Avast provides free anti-virus software, which is used by millions of people globally on various devices like Windows, Smartphones, and Mac. The users’ web browsing data are collected through browser plugins and given to their clients like Google, Microsoft, Pepsi, and Sephora. According to Motherboard and PCMag investigation, the selling data are highly secure and confidential between the selling company and purchasing clients. The highly sensitive documents are sold by Avast’s subsidiary company, Jumpshot.
In the Avast antivirus installed devices, the users’ data are collected, and Jumpshot repackaged it into different products and sold them to various giant companies.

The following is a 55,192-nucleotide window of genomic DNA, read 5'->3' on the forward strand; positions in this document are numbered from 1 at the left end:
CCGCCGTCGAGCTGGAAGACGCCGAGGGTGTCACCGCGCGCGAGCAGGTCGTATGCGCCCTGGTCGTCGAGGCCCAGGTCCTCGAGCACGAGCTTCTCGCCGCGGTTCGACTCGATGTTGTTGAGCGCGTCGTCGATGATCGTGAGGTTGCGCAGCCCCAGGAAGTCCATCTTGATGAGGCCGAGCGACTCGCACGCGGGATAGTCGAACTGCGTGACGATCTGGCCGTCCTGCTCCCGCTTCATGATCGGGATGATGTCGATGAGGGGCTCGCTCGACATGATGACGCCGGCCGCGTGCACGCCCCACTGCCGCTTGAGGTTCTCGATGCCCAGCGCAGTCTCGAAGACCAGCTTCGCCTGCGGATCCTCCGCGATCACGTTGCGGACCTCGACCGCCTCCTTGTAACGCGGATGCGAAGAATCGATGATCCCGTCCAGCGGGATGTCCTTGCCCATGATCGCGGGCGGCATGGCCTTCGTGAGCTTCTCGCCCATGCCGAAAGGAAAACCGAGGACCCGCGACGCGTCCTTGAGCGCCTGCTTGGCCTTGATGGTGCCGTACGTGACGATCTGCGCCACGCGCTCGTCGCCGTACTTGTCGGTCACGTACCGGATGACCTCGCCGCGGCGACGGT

Avast stated that they have stopped providing users information like name, email address, contact details, etc., to Jumpshot and the users always had an option to avoid sharing their data. A few clients have paid a large amount for products, including “All Clicks Feed” which tracks the users’ clicks, behaviour and activities across websites. Last year, a marketing firm paid two million dollars to Jumpshot for users’ web browsing data.
Some avast users informed Motherboard, they had no idea that the antivirus company sold their web browsing data. The investigation states that Avast is still gathering data, instead of browser plugins it uses antivirus program.
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